Author Topic: Working resonance circuit  (Read 25995 times)

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Re: Working resonance circuit
« Reply #24 on: December 14, 2009, 14:33:33 pm »
Hi steve,

what is the sine wave amplitude on the capacitor when you are having 120v accross each cell?

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Re: Working resonance circuit
« Reply #25 on: December 14, 2009, 15:27:41 pm »
steve,

your second drawing with the idea of a vic incorperated...   im looking at maybe a different approach for the power supply and pulsing..

im looking to use a variac powering a vic supplying the chokes...  stan shows the use of a scr on the positive side of the supply..    and he connect strait to ground... i know  we have spoke about the scr not being able to turn off when being applied to chokes, but what about the scr being applied to a vic...would the charging of the toroidal reach a point where current stops in the primary? due to the fact that this circuit is condensing electrons to the back side of d4... then since you use the coil to build a isolated load then once the scr switches off the toroid will collapse and provide a pulse to the circuit.??

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Re: Working resonance circuit
« Reply #26 on: December 14, 2009, 16:44:26 pm »
Stan used a variac only to control the speed of the motor that drove his alternator setup. And when he was inputing more voltage to be able to higher the voltage output because of the high impedance but when you have it set up well you can actually go for 12v you better to use a high amperage diode straight from the 12v positive with a choke in series before the primary that has the same inductance of the primary of your input transformer. I use irfp250 diodes with 200nf snubber connected from source to drain. This makes it work very cold. Try using 3 times more turns for the secondary and connect it in series with your choke and capacitor and drive it to resonance. You have to use iron powder core Note that the secondary wire and chokes should be thick. You want a good coupling here.

You have to become a genius to follow and understand the genius simplicity.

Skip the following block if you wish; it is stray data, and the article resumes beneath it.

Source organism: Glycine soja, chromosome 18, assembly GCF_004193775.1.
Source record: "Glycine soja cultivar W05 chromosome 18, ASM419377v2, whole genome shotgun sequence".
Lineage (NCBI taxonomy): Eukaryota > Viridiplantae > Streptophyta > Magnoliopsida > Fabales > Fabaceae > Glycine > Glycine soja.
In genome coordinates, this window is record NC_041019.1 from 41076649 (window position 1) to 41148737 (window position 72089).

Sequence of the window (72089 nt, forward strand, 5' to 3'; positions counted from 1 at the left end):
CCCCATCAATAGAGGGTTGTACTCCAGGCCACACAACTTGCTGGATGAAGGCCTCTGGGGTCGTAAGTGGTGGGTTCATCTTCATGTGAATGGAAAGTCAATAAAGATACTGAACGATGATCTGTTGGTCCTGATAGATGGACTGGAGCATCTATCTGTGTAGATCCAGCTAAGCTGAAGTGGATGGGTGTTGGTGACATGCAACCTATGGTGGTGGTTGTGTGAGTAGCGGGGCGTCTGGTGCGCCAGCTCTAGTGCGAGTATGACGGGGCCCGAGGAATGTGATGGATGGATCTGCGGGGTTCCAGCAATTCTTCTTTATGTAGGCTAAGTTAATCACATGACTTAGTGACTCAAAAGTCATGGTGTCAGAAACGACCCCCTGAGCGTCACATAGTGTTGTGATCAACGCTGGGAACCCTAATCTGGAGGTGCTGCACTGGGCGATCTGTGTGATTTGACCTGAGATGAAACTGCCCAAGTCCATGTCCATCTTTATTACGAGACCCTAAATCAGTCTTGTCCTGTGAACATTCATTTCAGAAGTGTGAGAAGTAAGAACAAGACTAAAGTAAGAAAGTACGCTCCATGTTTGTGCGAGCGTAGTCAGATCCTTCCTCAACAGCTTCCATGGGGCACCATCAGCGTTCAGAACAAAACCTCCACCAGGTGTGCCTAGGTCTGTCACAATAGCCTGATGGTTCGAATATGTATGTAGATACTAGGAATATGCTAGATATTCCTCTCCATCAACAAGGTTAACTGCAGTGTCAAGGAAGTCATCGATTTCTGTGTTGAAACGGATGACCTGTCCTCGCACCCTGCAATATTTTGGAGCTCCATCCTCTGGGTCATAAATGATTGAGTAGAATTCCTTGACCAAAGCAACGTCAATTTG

« Last Edit: December 14, 2009, 17:18:54 pm by sebosfato »

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Re: Working resonance circuit
« Reply #27 on: December 14, 2009, 18:15:33 pm »
I actually have all components except the diodes. 0,1µF 1000V cap, bifilar 1,16mH coil, tubes probably.
Since i'd be very surprised if steve's little coils would survive more than a few watts i guess it's save to use 1000V/1A diodes?

did you use a sine wave or square wave?

also excel sheet for calculation with circuit 1. adjust orange boxes.
« Last Edit: December 14, 2009, 19:15:04 pm by haithar »

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Re: Working resonance circuit
« Reply #28 on: December 14, 2009, 19:06:52 pm »
USE 20 OF THEM

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Re: Working resonance circuit
« Reply #29 on: December 14, 2009, 19:15:33 pm »
do you think there will be 20kV?

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Re: Working resonance circuit
« Reply #30 on: December 14, 2009, 20:59:06 pm »

As far as i can see it will not even be a half kW. 

I can explain some, but not all yet... When you split by Volt, there is close to no current. The resonance is a kind of cold fusion in a self splitting reaction.
A bit current will be measured, but more like milliamp @ with the Volt you have designed the circuit for.

This is the needle in the haystack "we" are looking for.

« Last Edit: December 14, 2009, 21:23:10 pm by WaytoGo »

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Re: Working resonance circuit
« Reply #31 on: December 14, 2009, 22:15:32 pm »
what resonance is everybody talking about by the way? i only see a series resonant circuit, but having this in resonance is kinda useless  ???